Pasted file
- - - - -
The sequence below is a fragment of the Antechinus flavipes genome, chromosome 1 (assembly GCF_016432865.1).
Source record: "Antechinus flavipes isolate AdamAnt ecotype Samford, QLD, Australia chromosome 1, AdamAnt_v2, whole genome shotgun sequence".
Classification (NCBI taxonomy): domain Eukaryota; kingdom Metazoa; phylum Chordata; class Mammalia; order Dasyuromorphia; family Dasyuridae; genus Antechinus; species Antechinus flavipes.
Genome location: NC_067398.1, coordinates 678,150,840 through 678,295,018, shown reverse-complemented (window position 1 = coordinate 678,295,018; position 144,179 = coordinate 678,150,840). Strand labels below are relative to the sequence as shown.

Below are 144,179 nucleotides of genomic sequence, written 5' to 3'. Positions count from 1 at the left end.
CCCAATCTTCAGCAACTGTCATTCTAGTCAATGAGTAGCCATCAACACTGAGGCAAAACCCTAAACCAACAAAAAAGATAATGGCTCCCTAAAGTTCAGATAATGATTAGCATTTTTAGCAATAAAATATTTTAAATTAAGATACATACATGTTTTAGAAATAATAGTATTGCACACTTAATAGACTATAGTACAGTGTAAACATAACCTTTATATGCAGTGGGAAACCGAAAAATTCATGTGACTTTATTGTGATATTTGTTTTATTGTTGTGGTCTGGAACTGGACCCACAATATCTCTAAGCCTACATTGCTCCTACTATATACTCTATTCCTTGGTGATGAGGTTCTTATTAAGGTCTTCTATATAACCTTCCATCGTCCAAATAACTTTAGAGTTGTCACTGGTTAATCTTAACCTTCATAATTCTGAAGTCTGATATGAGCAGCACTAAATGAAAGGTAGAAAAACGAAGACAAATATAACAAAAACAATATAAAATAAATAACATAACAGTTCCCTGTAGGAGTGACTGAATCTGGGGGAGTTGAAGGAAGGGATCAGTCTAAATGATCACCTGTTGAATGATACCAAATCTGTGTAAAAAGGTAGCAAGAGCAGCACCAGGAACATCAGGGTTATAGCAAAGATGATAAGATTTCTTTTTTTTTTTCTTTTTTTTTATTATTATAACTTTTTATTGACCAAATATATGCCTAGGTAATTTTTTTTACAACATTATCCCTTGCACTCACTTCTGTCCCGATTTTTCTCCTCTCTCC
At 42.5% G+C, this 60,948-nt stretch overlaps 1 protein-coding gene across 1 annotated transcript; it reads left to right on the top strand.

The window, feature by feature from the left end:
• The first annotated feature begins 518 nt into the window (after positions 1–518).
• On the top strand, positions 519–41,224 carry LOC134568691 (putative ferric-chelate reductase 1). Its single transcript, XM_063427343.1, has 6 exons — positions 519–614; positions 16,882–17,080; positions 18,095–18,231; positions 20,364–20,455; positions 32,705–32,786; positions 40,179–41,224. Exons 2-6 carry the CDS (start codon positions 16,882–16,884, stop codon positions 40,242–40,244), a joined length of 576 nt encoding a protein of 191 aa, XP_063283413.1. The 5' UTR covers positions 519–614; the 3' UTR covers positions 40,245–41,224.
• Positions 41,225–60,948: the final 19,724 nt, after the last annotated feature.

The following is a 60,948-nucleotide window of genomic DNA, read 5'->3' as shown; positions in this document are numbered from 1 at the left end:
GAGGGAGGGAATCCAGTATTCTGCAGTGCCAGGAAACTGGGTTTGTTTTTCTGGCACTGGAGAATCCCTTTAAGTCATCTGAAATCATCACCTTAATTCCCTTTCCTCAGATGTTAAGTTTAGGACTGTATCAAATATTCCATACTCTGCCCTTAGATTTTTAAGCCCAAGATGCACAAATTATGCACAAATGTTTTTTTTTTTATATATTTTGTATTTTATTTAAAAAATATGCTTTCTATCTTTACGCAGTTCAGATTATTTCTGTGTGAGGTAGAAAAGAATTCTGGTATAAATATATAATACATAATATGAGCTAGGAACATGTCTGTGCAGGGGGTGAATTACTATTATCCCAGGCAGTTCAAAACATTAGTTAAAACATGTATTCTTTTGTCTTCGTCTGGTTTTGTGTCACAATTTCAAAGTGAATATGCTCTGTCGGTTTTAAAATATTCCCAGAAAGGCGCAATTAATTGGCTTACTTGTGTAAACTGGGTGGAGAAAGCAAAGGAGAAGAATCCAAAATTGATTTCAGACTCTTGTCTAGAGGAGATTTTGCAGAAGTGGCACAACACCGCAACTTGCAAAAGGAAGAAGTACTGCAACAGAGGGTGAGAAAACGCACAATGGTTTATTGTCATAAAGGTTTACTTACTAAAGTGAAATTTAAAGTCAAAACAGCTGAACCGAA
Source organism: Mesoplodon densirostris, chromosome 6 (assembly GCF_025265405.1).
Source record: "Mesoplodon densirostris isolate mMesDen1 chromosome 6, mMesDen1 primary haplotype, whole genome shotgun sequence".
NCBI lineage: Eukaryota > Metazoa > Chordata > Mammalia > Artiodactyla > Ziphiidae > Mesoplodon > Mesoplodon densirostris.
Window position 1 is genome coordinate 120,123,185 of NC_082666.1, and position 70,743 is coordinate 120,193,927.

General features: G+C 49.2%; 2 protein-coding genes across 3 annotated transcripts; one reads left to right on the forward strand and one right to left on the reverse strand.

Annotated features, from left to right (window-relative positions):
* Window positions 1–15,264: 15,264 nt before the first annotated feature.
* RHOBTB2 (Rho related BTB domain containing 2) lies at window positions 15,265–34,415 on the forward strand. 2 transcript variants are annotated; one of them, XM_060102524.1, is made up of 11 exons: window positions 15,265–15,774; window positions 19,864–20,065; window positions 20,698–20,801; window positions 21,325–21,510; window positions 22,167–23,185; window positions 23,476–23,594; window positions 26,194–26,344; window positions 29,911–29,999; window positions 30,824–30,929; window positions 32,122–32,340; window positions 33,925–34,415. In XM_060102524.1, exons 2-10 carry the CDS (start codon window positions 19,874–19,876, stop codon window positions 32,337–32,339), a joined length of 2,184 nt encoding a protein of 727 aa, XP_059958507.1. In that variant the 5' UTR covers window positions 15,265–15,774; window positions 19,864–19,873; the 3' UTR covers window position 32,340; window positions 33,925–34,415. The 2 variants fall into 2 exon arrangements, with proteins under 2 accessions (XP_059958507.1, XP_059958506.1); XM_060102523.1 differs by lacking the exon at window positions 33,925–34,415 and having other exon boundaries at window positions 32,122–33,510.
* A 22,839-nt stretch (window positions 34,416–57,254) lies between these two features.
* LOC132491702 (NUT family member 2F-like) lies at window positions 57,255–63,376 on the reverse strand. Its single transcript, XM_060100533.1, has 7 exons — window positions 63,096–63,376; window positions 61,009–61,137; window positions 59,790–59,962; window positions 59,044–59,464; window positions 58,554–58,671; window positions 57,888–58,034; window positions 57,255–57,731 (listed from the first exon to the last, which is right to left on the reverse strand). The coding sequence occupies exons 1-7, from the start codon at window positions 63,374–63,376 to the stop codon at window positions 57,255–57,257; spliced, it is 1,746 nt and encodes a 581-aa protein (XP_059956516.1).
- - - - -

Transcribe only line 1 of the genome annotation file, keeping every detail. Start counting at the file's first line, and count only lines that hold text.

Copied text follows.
The sequence below is a fragment of the Antechinus flavipes genome, chromosome 1 (assembly GCF_016432865.1).